Plans for a Holocaust memorial at the Ohio Statehouse have stirred a debate over the separation of church and state that may lead to a lawsuit because a focal point of renowned architect Daniel Libeskind's design is the Star of David.
Plans for the memorial in in Columbus, Ohio, by Libeskind, the son of Holocaust survivors and the master architect behind the reconstruction of the World Trade Center, feature two walkways leading to a set of 18-foot panels that meet and form a cutout in the shape of the six-point star, a symbol closely associated with Judaism.
"Since the Star of David is a religious symbol and a secular government is not supposed to be promoting religion, especially when there are other perfectly secular alternatives, we're objecting to that religious symbol," said Dan Barker, co-president of the Freedom From Religion Foundation, based in Madison, Wis.
Barker said his organization, made up of 19,000 atheists, agnostics and skeptics, takes issue not with the memorial itself, but with its use of the star. After receiving complaints about the proposed plans from some of his members last month, Barker wrote to the Capitol Square Review and Advisory Board, which maintains the Statehouse, and requested that the memorial feature something other than the star.
"It shouldn't single out just one group of people who was harmed during that tragedy," said Barker. The Nazi genocide claimed an estimated 6 million Jews, plus millions more Soviets, Poles, Slavs and homosexuals.
But the board approved the design in a vote of 8-1 on Thursday, moving the plans forward.
Richard H. Finan, a former state senator and the chairman of the Capitol Square Review and Advisory Board, cast the lone vote against the design. Star or not, he has long objected to the memorial itself, arguing that it doesn't fit the Civil War era themes of the Statehouse.
Months ago, Finan predicted to the Columbus Dispatch that the plan may expose the state to legal troubles.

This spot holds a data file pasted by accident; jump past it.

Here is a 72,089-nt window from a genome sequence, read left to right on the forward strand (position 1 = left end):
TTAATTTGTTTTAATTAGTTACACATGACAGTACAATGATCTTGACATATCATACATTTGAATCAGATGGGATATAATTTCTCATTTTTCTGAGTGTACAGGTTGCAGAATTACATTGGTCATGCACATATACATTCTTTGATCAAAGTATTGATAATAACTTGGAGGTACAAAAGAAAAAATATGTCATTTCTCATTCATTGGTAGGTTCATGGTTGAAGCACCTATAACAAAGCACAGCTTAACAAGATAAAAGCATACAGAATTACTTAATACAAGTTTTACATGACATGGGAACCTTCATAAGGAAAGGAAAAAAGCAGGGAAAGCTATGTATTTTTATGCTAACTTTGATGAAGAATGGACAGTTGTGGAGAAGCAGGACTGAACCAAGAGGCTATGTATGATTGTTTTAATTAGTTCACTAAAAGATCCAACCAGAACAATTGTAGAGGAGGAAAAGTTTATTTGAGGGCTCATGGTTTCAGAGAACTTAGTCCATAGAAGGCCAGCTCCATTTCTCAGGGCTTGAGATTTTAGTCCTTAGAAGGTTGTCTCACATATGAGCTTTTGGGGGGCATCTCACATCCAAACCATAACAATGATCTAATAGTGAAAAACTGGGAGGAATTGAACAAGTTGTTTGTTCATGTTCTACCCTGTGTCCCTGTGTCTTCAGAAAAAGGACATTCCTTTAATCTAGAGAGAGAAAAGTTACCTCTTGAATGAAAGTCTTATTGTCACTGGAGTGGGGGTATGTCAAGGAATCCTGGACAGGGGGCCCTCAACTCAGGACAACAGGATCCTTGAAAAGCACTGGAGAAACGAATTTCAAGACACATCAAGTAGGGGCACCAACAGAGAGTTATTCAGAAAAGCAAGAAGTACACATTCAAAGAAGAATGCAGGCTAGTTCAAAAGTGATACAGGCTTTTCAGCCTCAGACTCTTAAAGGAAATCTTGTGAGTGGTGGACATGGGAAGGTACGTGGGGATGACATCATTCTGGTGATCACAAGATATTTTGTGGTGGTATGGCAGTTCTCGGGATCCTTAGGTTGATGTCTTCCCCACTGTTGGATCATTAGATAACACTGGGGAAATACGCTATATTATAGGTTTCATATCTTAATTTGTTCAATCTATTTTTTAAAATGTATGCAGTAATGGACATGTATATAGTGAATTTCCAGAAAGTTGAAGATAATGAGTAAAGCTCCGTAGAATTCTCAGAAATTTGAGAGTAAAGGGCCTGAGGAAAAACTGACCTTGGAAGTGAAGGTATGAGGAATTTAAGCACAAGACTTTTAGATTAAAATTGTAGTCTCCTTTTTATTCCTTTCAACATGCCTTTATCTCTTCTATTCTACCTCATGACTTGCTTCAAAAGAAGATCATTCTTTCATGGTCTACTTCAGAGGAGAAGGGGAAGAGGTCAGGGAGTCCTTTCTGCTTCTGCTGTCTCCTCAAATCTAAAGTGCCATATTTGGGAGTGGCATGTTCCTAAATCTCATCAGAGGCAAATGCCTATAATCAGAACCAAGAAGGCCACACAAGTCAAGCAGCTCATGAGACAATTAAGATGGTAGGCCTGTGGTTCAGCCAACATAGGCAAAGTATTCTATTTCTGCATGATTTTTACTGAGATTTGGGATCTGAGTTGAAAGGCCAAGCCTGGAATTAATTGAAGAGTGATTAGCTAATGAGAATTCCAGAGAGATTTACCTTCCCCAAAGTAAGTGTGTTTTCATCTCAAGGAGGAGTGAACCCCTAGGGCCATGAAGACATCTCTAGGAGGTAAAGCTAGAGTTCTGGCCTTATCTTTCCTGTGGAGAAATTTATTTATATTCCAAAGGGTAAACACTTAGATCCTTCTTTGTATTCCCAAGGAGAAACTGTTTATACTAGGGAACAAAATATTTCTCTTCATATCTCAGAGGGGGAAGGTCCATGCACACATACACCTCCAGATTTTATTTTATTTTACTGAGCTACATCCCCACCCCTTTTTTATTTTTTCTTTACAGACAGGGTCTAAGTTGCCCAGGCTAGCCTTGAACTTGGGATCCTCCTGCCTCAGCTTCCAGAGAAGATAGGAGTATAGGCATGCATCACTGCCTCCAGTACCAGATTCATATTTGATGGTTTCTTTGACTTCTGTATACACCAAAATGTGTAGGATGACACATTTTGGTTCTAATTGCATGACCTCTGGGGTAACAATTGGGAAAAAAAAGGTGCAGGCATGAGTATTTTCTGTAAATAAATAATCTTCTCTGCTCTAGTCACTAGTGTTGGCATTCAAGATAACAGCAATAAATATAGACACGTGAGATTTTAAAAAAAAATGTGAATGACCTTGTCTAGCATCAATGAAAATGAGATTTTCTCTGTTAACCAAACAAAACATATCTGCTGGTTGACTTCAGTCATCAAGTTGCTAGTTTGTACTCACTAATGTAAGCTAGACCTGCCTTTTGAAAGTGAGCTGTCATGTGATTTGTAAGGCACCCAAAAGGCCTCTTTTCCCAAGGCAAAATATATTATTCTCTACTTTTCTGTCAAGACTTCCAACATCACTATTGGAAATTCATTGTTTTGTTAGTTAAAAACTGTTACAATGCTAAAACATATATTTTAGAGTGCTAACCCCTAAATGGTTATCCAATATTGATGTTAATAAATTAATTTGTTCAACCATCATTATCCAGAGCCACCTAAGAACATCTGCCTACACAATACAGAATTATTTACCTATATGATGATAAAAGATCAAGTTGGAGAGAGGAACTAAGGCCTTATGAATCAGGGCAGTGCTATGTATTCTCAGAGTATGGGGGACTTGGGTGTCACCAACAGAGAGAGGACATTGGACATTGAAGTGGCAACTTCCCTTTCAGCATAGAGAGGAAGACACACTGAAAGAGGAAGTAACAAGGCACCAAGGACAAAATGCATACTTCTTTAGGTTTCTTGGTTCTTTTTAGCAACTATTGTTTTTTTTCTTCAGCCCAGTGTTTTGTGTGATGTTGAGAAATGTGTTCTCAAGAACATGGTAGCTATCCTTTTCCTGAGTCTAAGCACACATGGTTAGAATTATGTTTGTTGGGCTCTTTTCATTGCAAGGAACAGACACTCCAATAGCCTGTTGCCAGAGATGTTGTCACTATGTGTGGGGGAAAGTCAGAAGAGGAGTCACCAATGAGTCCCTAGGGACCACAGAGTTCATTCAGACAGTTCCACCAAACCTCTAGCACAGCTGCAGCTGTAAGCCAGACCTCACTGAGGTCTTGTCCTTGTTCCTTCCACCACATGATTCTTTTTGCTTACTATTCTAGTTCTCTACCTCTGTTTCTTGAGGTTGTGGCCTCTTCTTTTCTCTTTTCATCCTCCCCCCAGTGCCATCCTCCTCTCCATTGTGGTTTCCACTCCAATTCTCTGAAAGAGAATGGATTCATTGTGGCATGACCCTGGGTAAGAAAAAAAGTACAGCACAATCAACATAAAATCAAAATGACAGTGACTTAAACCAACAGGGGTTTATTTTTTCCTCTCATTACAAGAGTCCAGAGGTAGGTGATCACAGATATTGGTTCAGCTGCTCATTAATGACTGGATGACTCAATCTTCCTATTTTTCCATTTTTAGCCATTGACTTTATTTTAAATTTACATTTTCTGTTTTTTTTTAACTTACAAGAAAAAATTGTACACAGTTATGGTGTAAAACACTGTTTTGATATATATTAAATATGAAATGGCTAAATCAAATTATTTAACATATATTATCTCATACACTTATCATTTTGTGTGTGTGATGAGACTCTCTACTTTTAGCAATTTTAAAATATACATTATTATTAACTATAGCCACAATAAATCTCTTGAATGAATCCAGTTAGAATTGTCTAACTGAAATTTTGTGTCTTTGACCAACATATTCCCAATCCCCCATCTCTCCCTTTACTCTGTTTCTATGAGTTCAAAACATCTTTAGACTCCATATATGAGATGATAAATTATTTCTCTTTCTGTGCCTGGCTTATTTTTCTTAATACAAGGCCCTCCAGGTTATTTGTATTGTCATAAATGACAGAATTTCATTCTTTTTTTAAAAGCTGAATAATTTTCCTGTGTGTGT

"You have the establishment of a memorial that has a Star of David in the middle of the Statehouse. I think there's going to be a problem," Finan told The Huffington Post.
Steve Freeman, director of legal affairs at the Anti-Defamation League, argued that objections to use of the star are unfounded.
"Jews were forced to wear the star during the Holocaust," Freeman said. "There's no denying the Holocaust was an attempt at genocide of the Jewish people. Certainly the Star of David is a religious symbol, but in this context, the reason they might be using it is not to endorse or promote Judaism."
Julie Henahan, director of the Ohio Arts Council, noted that the selection of Libeskind's design was a thorough and deliberative process.
"We're really thrilled to have a world-class architect like Daniel Libeskind on this project and we're very pleased the language is inclusive," said Henahan. "I think it was a tight procedure."
The wording on the memorial is set to say, "In remembrance of the six million Jews who perished in the Holocaust and millions more including prisoners of war, ethnic and religious minorities, homosexuals, the mentally ill, the disabled, and political dissidents who suffered under Nazi Germany."
But for Annie Laurie Gaylor, also a co-president of the Freedom From Religion group, the star nevertheless presents a problem. She said she isn't yet sure how the organization will proceed, but a lawsuit is not out of the question.
Heather Weaver, a senior staff attorney with the American Civil Liberties Union program on freedom of religion and beliefs, said her organization won't rule out a future lawsuit.
"Whenever the government displays religious symbols, it raises concerns," Weaver said. "In this particular case, based on what we know right now, we are not planing a lawsuit. That could change in the future. ... We want to keep our options open because this area of law is very dependent upon the context."
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